An Analysis of Immigration and Refugee Law Services in Canada
Part One: Immigration and refugee law legal aid (continued)
STRUCTURE OF LEGAL AID
Delivery of services
P.E.I. has no legal aid legislation – the Legal Aid Program (LAP) is administered by the provincial Department of Justice. P.E.I. is the only province that administers legal aid directly through a government department.
In the criminal and family areas, four Avocats salariés located in two offices provide legal services, including both full Représentation and summary Conseils. These lawyers travel to other locations if there are requests for assistance. Avocats de pratique privée are retained for legal aid cases only in the event of a scheduling problem or a conflict of interest.
Eligibility for Legal Aid
Eligibility for legal aid is determined according to a flexible means test. The test is conducted by staff lawyers, who weigh the seriousness of the legal proceedings and then consider whether an applicant’s present means should be sufficient to obtain private counsel within the time required. Applicants may be considered financially eligible if they are without funds and require immediate assistance to preserve their legal rights, or if they cannot afford a lawyer without impairing their ability to keep themselves and their dependants fed, clothed, sheltered, and living as a family. There is no prescribed procedure for appeals on eligibility issues.
COVERAGE OF IMMIGRATION AND REFUGEE LAW ISSUES
P.E.I. does not provide any formal legal aid coverage for immigration and refugee law issues. In addition, an LAP representative noted that there is no coverage available on an ad hoc or discretionary basis through the legal aid system. Legal aid was formerly available for some immigration and refugee law issues – primarily when people were detained or were facing deportation – but this service has not been provided for at least the last five years (the respondent was not sure about the exact date of this change). Coverage was ended in this area because providing assistance in these cases required the province to stretch the provisions of the federalprovincial criminal legal aid cost-sharing agreement to an uncomfortable degree. According to the respondent, the federal government eventually made it clear that immigration and refugee law was not covered by this agreement.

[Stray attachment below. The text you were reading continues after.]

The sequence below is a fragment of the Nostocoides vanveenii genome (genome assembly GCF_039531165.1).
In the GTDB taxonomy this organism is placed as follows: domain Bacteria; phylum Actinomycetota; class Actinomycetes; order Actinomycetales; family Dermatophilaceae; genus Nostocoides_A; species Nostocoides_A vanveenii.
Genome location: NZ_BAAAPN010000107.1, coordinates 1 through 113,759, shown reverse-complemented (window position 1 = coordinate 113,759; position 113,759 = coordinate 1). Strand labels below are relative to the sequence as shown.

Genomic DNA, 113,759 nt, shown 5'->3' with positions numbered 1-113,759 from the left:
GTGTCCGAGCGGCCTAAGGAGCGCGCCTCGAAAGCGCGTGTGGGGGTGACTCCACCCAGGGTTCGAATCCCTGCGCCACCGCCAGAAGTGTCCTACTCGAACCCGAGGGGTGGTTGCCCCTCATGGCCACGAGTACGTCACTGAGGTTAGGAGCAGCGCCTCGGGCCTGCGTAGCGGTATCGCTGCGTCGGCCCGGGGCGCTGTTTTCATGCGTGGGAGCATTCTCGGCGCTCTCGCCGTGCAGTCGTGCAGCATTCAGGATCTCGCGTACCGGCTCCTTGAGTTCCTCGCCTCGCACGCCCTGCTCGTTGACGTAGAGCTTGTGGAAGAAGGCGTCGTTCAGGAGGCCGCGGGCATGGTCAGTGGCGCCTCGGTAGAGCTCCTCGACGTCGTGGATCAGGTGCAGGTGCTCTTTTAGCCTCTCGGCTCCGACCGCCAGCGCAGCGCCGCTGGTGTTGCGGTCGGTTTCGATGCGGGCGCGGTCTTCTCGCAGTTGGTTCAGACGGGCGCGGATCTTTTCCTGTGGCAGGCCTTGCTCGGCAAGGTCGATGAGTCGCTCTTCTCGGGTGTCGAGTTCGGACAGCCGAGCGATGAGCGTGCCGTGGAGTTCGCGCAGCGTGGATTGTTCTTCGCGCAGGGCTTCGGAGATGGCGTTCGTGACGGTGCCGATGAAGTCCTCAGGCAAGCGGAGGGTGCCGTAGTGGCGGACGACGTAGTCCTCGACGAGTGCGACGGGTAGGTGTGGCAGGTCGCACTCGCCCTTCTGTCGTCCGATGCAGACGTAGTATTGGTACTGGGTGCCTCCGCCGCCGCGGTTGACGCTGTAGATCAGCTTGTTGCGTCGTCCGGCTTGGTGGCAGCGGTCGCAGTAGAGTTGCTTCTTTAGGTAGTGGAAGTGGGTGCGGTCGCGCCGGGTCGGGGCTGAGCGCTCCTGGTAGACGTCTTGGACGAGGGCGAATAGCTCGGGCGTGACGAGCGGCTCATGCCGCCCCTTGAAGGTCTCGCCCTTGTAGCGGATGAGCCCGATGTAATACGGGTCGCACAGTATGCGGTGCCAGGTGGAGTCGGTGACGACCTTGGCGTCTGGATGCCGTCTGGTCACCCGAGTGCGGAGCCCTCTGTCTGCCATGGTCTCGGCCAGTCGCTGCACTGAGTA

More generally, the respondent suggested that conversation and debate about the terms of the federal-provincial cost-sharing agreement has been virtually continuous over the last two decades. In his words, the agreement has been “continuously renegotiated” since 1973. These discussions primarily turn on the fact that the agreement covers only criminal law, while funding for family law, civil law and other issues is (allegedly) delivered through the Canada Health and Social Transfer (CHST). However, the respondent’s position was that CHST funds are barely sufficient to cover the basic services like health and education, leaving the province to fund programs like non-criminal legal aid in their entirety.